Rexroad, who, in addition to owning Pucuda, chairs ASTM Committee F24, the body that establishes standards and regulations for amusement rides and devices, encourages people to get informed about safety standards. “Do due diligence,” he says, “and make sure you have that understanding of the product and that you are actually getting products that comply with the regulations and standards.”

Lack of familiarity. “There are some very specific differences when designing around an enclosed net system in terms of safety,” says Allen. Some things to be mindful of are fall hazards—such as exposed steel, wood, cable or support structures—the natural movement of the nets, especially if you have stacked spaces, and having a plan to deal with critical emergencies inside the enclosure. “In the end,” Allen says, “it takes a huge amount of R&D and design to suss all this out.”

These types of builds require the knowledge of an experienced engineer. As Rexroad points out, working with a skilled engineer is not only important for designing a safe attraction, but will also pay off on the back end with a longer-lasting product and fewer insurance claims. “I want people to have zero injuries,” he says.

Dealing with trees. Komenda notes that if you are working directly with trees instead of poles, as he prefers to do, that can present some unique engineering challenges as well. “There is no chart to tell you how much this tree holds,” he says, which is why Komenda has been working with the same engineer since he started. They have accumulated data sets to support their tree work.

An adult navigates the ropes course at Stouffville.

Higher environmental impacts. For the eco-conscious, there is another aspect to consider. According to Komenda, netted systems have higher environmental impacts than traditional challenge courses. Net courses often require a lot of bracing and side loading and an extra level of cribbing that ropes courses do not, which means more individually impacted trees. Still, Komenda, who has a background in forestry, says installing any type of tree-based activity instead of logging a forest or splitting it up for development can be a boon for tree conservation.


Netted aerial adventures seem ripe for growth. While there is definite concern about regulations and standards from some builders and suppliers, there is also a lot of enthusiasm for the way netted attractions can bridge the age and accessibility gap in the aerial adventure industry.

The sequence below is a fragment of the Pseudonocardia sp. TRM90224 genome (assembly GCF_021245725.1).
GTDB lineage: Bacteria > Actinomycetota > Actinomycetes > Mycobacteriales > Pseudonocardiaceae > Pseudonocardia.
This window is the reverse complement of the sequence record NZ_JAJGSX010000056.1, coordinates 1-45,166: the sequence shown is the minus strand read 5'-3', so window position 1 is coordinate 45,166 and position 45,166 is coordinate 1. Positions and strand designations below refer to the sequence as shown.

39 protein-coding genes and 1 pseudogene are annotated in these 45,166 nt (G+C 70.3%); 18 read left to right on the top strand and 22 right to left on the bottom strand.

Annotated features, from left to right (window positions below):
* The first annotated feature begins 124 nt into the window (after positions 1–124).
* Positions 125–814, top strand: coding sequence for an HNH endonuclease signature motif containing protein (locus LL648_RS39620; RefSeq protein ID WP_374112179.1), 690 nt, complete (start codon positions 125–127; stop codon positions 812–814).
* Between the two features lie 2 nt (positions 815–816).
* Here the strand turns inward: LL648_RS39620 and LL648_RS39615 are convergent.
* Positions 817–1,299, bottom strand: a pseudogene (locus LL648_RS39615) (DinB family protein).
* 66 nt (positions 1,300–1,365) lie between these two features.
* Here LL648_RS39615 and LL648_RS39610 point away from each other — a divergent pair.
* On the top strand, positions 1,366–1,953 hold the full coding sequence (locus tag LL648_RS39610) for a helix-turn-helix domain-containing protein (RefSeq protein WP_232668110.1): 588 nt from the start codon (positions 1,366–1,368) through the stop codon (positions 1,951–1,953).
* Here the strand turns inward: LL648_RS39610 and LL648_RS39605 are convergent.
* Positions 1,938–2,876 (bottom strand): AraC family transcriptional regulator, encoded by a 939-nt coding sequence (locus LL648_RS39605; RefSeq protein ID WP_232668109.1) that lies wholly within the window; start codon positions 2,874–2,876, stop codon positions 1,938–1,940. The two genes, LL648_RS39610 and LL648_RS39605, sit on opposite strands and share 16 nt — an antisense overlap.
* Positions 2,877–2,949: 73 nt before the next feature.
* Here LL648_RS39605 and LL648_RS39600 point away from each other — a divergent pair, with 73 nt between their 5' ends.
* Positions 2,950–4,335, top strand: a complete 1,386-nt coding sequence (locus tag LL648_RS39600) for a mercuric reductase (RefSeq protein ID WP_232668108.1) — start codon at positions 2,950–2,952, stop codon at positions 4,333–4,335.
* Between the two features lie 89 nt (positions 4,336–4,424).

A critical link. “These types of installations are really a link,” says Komenda, citing as an example the nature trek Tree-Mendous recently installed at Berkshire East Mountain Resort, Mass. The Berkshire East Tree House Trail is a toned-down, preschooler-accessible alternative to the resort’s adrenaline-inducing bike park, zip line, and ropes course. The nature treks are “wiggly and jiggly,” says Komenda, “but not scary,” making them a solution not only for the kid who isn’t big enough for the other activities, but also for the kid who is a bit apprehensive about high-octane adventures but still wants in on the fun.

Point of differentiation. As the North American adventure market continues to get more competitive, kid-friendly netted installations can help a company stand out. Hatton says Treetop Quest’s fully enclosed net trampoline attractions were developed to help diversify the company’s offerings in a saturated European adventure market, not as a replacement for the traditional challenge course but as “a brand new adventure in the trees.” Netted aerial adventures offer a solution that can help an operator tap into a new demographic, and enhance the guest experience of a park’s existing client base.


Aerial Adventure Tech

Challenge Towers


Nets & More


Pucuda Leading Edge

Signature Research

SPS Filets

The Net House


Treetop Quest

Treetop Trekking


About Author

Katie Brinton is a PSIA-E Development Team member and a staff trainer at Okemo Mountain Resort, Vt., where she grew up. She was named to the 2017 “10 Under 30” class for Adventure Park Insider's sister publication SAM (Ski Area Management). She is a freelance writer, and has written frequently for Adventure Park Insider and sister publication, SAM. Katie is currently a Master’s student at Middlebury College’s Bread Loaf School of English.